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Euthanasia Philosophy Essay
Pages 5 (1255 words)
Euthanasia Part One: Summary Digest James Rachels in his article Active and Passive Euthanasia describes the moral differences between active and passive euthanasia. He has pointed out that the conventional doctrine about euthanasia is that there is such an important moral difference between the two that, although the latter is sometimes permissible, the former is always forbidden.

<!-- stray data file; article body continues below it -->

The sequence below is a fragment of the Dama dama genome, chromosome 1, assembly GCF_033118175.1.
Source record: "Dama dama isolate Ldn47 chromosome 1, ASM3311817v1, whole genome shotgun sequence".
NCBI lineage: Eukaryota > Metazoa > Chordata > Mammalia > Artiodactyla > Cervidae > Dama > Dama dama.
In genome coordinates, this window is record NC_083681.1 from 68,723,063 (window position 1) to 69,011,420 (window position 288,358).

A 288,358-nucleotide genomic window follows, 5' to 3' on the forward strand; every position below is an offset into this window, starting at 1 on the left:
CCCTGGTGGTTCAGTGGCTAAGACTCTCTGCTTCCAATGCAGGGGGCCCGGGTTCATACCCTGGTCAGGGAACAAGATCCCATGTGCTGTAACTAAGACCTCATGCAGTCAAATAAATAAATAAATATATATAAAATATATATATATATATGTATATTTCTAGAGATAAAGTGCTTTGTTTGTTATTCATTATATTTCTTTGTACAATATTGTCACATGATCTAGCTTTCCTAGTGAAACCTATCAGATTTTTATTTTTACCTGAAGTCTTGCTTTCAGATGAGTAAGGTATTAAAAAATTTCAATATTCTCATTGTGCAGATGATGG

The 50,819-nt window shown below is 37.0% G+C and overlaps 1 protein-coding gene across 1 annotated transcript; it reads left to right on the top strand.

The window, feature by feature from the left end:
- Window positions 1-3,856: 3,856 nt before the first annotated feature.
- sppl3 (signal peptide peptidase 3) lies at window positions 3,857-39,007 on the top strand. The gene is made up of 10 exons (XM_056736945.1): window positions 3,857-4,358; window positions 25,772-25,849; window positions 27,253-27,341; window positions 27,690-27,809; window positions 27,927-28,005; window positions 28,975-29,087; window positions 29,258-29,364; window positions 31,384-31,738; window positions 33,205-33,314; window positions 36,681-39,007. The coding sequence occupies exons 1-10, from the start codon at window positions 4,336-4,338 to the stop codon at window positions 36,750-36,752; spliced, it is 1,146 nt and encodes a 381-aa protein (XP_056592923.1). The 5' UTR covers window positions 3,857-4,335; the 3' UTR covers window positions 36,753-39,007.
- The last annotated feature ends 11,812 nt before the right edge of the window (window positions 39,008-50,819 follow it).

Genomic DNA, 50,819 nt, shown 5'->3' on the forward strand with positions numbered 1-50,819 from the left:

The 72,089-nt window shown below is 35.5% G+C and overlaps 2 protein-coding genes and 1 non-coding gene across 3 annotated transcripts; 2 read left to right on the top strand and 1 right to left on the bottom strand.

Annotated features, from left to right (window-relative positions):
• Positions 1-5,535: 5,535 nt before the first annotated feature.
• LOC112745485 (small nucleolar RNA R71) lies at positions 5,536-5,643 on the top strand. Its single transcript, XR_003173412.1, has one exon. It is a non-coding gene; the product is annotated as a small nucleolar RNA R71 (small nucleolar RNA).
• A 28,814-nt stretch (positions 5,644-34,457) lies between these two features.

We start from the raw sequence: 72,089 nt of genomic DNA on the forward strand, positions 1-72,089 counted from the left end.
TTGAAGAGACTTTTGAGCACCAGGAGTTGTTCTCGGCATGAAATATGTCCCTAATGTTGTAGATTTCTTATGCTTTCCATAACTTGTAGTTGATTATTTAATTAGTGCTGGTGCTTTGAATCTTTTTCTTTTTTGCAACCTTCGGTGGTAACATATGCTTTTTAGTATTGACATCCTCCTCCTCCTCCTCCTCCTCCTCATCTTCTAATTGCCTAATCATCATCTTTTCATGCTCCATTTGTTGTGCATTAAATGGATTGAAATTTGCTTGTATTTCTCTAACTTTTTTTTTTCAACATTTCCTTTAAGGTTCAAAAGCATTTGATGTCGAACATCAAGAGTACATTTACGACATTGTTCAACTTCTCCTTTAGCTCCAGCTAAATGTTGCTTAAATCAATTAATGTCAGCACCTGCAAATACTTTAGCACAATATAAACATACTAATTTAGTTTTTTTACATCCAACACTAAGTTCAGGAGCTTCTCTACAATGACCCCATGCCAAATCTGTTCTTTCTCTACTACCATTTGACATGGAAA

The doctrine rests on a distinction between killing and letting die that itself has no moral importance (Rachels 1) James Rachel pointed out that mercy killing or the intentional termination of the life of one human being by another is against the norms of medical profession and the policy of the American Medical Association. It is ethical for a doctor to withdraw the treatment of a patient in no hope condition because of the requests made by the patient and his relatives. However, the patient may intensify his pain and agony because of the withdrawal of treatment. In this case, active euthanasia should be considered more moral than passive euthanasia since the withdrawal of treatment may intensify the pain and agony of the patient for the remaining period of his life. In other words, the purpose of euthanasia may not be served in the cases of passive euthanasia. Rachels pointed out that “the process of being "allowed to die" can be relatively slow and painful, whereas being given a lethal injection is relatively quick and painless” (Rachels 2). James Rachel’s second argument is that some people perform passive euthanasia on irrelevant grounds. He has made this point clear with an example of an infant with Down syndrome. ...
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